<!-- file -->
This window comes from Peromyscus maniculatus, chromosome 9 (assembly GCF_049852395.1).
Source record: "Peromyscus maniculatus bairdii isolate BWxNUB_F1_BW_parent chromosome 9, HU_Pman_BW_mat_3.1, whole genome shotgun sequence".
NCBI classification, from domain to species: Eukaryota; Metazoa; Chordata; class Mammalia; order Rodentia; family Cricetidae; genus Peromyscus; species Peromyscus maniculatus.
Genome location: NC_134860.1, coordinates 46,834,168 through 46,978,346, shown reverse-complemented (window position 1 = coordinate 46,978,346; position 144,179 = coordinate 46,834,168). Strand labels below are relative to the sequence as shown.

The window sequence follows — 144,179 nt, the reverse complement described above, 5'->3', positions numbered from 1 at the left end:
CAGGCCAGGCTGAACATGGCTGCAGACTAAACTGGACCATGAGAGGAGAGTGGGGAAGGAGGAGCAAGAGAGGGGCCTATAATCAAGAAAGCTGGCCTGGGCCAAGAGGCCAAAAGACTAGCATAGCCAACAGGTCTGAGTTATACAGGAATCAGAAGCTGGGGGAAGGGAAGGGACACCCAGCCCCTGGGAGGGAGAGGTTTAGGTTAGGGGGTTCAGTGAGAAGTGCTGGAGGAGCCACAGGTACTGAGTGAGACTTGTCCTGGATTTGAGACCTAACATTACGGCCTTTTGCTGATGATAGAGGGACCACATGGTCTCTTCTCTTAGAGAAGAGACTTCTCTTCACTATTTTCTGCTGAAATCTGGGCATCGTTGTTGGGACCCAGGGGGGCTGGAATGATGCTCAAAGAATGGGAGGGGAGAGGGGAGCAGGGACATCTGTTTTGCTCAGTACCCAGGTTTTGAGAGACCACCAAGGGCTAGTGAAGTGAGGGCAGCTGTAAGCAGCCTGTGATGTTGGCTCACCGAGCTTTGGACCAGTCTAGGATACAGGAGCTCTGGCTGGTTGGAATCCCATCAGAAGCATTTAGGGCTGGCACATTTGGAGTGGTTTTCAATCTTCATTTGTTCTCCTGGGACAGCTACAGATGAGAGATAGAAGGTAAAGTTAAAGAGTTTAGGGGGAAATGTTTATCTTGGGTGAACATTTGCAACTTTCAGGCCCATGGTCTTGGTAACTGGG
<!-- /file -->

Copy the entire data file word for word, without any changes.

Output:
This window comes from Peromyscus maniculatus, chromosome 9 (assembly GCF_049852395.1).
Source record: "Peromyscus maniculatus bairdii isolate BWxNUB_F1_BW_parent chromosome 9, HU_Pman_BW_mat_3.1, whole genome shotgun sequence".
NCBI classification, from domain to species: Eukaryota; Metazoa; Chordata; class Mammalia; order Rodentia; family Cricetidae; genus Peromyscus; species Peromyscus maniculatus.
Genome location: NC_134860.1, coordinates 46,834,168 through 46,978,346, shown reverse-complemented (window position 1 = coordinate 46,978,346; position 144,179 = coordinate 46,834,168). Strand labels below are relative to the sequence as shown.

The window sequence follows — 144,179 nt, the reverse complement described above, 5'->3', positions numbered from 1 at the left end:
CAGGCCAGGCTGAACATGGCTGCAGACTAAACTGGACCATGAGAGGAGAGTGGGGAAGGAGGAGCAAGAGAGGGGCCTATAATCAAGAAAGCTGGCCTGGGCCAAGAGGCCAAAAGACTAGCATAGCCAACAGGTCTGAGTTATACAGGAATCAGAAGCTGGGGGAAGGGAAGGGACACCCAGCCCCTGGGAGGGAGAGGTTTAGGTTAGGGGGTTCAGTGAGAAGTGCTGGAGGAGCCACAGGTACTGAGTGAGACTTGTCCTGGATTTGAGACCTAACATTACGGCCTTTTGCTGATGATAGAGGGACCACATGGTCTCTTCTCTTAGAGAAGAGACTTCTCTTCACTATTTTCTGCTGAAATCTGGGCATCGTTGTTGGGACCCAGGGGGGCTGGAATGATGCTCAAAGAATGGGAGGGGAGAGGGGAGCAGGGACATCTGTTTTGCTCAGTACCCAGGTTTTGAGAGACCACCAAGGGCTAGTGAAGTGAGGGCAGCTGTAAGCAGCCTGTGATGTTGGCTCACCGAGCTTTGGACCAGTCTAGGATACAGGAGCTCTGGCTGGTTGGAATCCCATCAGAAGCATTTAGGGCTGGCACATTTGGAGTGGTTTTCAATCTTCATTTGTTCTCCTGGGACAGCTACAGATGAGAGATAGAAGGTAAAGTTAAAGAGTTTAGGGGGAAATGTTTATCTTGGGTGAACATTTGCAACTTTCAGGCCCATGGTCTTGGTAACTGGG